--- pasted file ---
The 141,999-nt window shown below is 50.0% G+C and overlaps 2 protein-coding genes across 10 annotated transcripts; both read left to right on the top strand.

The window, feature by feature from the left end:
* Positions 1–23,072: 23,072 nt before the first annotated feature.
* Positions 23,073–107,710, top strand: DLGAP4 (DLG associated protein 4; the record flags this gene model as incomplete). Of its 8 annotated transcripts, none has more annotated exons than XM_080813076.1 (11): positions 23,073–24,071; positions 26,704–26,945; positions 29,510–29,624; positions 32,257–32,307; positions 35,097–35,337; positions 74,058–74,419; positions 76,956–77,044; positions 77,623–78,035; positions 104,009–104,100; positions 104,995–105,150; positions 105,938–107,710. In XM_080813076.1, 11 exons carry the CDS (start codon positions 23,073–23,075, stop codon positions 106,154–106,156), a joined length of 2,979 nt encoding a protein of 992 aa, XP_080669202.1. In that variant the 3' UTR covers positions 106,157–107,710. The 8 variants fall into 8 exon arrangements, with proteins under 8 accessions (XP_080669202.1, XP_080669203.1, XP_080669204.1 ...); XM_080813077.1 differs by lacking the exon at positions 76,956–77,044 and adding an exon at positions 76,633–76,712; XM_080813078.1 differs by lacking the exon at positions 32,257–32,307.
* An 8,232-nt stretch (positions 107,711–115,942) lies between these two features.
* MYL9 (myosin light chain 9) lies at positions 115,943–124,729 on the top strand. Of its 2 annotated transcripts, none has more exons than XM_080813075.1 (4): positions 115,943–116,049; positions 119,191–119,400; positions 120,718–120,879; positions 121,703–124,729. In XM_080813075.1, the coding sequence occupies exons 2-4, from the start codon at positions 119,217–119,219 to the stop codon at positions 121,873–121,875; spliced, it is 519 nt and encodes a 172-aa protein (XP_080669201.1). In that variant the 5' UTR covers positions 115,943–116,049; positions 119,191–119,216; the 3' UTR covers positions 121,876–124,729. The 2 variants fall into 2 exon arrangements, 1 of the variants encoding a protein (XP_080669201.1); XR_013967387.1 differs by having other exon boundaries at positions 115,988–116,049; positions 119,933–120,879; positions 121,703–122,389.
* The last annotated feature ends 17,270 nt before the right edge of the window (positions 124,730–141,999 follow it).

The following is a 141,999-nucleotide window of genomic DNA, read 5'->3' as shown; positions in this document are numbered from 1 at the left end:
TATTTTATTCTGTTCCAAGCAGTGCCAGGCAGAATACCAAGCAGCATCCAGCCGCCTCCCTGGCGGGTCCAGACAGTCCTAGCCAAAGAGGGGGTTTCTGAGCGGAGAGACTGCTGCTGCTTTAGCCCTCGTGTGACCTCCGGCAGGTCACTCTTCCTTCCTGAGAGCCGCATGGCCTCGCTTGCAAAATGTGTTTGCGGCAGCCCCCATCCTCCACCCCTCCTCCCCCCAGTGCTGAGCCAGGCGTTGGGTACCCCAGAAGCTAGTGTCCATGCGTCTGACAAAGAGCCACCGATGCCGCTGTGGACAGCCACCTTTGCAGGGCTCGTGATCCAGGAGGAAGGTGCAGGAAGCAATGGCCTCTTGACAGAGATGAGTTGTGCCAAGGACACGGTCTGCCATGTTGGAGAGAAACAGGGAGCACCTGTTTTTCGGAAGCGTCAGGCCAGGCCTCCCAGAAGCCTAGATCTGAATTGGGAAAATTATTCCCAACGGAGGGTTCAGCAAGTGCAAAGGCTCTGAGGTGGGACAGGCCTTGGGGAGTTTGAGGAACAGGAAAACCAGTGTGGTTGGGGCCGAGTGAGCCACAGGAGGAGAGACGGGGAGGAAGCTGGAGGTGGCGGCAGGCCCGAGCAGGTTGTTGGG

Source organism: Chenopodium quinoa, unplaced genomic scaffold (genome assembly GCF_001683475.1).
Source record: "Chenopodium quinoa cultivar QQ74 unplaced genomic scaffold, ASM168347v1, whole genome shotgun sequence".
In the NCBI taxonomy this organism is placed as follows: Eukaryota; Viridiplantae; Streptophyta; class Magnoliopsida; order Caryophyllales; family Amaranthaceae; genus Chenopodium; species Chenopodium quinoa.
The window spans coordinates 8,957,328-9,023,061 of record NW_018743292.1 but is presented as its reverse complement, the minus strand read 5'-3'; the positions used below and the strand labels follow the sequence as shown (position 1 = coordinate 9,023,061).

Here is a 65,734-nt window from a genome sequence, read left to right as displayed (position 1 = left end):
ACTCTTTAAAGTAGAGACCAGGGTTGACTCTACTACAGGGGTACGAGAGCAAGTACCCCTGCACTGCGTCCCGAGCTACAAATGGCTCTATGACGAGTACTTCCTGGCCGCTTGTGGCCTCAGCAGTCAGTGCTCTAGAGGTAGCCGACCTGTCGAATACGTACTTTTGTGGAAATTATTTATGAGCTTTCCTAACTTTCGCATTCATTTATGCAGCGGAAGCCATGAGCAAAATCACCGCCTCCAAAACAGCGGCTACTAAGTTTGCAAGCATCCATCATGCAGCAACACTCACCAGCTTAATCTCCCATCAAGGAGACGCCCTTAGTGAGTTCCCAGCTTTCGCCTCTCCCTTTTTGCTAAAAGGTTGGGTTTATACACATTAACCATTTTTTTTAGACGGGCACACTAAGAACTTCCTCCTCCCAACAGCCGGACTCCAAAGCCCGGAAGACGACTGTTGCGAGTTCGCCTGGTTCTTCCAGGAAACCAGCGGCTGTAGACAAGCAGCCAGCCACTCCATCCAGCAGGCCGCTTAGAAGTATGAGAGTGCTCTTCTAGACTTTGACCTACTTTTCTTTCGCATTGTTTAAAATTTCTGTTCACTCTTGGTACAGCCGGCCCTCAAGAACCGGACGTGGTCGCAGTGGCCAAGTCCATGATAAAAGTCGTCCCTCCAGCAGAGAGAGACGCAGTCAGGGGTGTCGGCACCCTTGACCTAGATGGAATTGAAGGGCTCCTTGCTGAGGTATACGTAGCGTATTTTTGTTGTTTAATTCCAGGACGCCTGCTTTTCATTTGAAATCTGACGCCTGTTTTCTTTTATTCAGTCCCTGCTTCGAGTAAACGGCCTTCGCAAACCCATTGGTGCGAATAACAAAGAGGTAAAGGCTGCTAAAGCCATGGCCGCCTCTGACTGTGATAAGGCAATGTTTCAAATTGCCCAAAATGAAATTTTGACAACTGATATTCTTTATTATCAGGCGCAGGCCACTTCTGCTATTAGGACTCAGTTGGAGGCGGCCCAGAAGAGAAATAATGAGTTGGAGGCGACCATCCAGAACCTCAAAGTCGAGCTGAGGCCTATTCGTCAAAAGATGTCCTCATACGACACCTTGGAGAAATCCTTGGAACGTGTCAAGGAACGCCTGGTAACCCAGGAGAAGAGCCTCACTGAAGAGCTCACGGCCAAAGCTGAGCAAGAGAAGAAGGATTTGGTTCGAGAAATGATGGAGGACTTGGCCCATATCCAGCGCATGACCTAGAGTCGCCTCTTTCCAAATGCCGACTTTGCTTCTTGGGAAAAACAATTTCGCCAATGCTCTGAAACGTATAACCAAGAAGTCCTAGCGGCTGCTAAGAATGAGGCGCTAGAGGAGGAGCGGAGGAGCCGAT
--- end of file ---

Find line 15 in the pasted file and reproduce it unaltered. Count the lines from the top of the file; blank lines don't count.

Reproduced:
ACTCTTTAAAGTAGAGACCAGGGTTGACTCTACTACAGGGGTACGAGAGCAAGTACCCCTGCACTGCGTCCCGAGCTACAAATGGCTCTATGACGAGTACTTCCTGGCCGCTTGTGGCCTCAGCAGTCAGTGCTCTAGAGGTAGCCGACCTGTCGAATACGTACTTTTGTGGAAATTATTTATGAGCTTTCCTAACTTTCGCATTCATTTATGCAGCGGAAGCCATGAGCAAAATCACCGCCTCCAAAACAGCGGCTACTAAGTTTGCAAGCATCCATCATGCAGCAACACTCACCAGCTTAATCTCCCATCAAGGAGACGCCCTTAGTGAGTTCCCAGCTTTCGCCTCTCCCTTTTTGCTAAAAGGTTGGGTTTATACACATTAACCATTTTTTTTAGACGGGCACACTAAGAACTTCCTCCTCCCAACAGCCGGACTCCAAAGCCCGGAAGACGACTGTTGCGAGTTCGCCTGGTTCTTCCAGGAAACCAGCGGCTGTAGACAAGCAGCCAGCCACTCCATCCAGCAGGCCGCTTAGAAGTATGAGAGTGCTCTTCTAGACTTTGACCTACTTTTCTTTCGCATTGTTTAAAATTTCTGTTCACTCTTGGTACAGCCGGCCCTCAAGAACCGGACGTGGTCGCAGTGGCCAAGTCCATGATAAAAGTCGTCCCTCCAGCAGAGAGAGACGCAGTCAGGGGTGTCGGCACCCTTGACCTAGATGGAATTGAAGGGCTCCTTGCTGAGGTATACGTAGCGTATTTTTGTTGTTTAATTCCAGGACGCCTGCTTTTCATTTGAAATCTGACGCCTGTTTTCTTTTATTCAGTCCCTGCTTCGAGTAAACGGCCTTCGCAAACCCATTGGTGCGAATAACAAAGAGGTAAAGGCTGCTAAAGCCATGGCCGCCTCTGACTGTGATAAGGCAATGTTTCAAATTGCCCAAAATGAAATTTTGACAACTGATATTCTTTATTATCAGGCGCAGGCCACTTCTGCTATTAGGACTCAGTTGGAGGCGGCCCAGAAGAGAAATAATGAGTTGGAGGCGACCATCCAGAACCTCAAAGTCGAGCTGAGGCCTATTCGTCAAAAGATGTCCTCATACGACACCTTGGAGAAATCCTTGGAACGTGTCAAGGAACGCCTGGTAACCCAGGAGAAGAGCCTCACTGAAGAGCTCACGGCCAAAGCTGAGCAAGAGAAGAAGGATTTGGTTCGAGAAATGATGGAGGACTTGGCCCATATCCAGCGCATGACCTAGAGTCGCCTCTTTCCAAATGCCGACTTTGCTTCTTGGGAAAAACAATTTCGCCAATGCTCTGAAACGTATAACCAAGAAGTCCTAGCGGCTGCTAAGAATGAGGCGCTAGAGGAGGAGCGGAGGAGCCGAT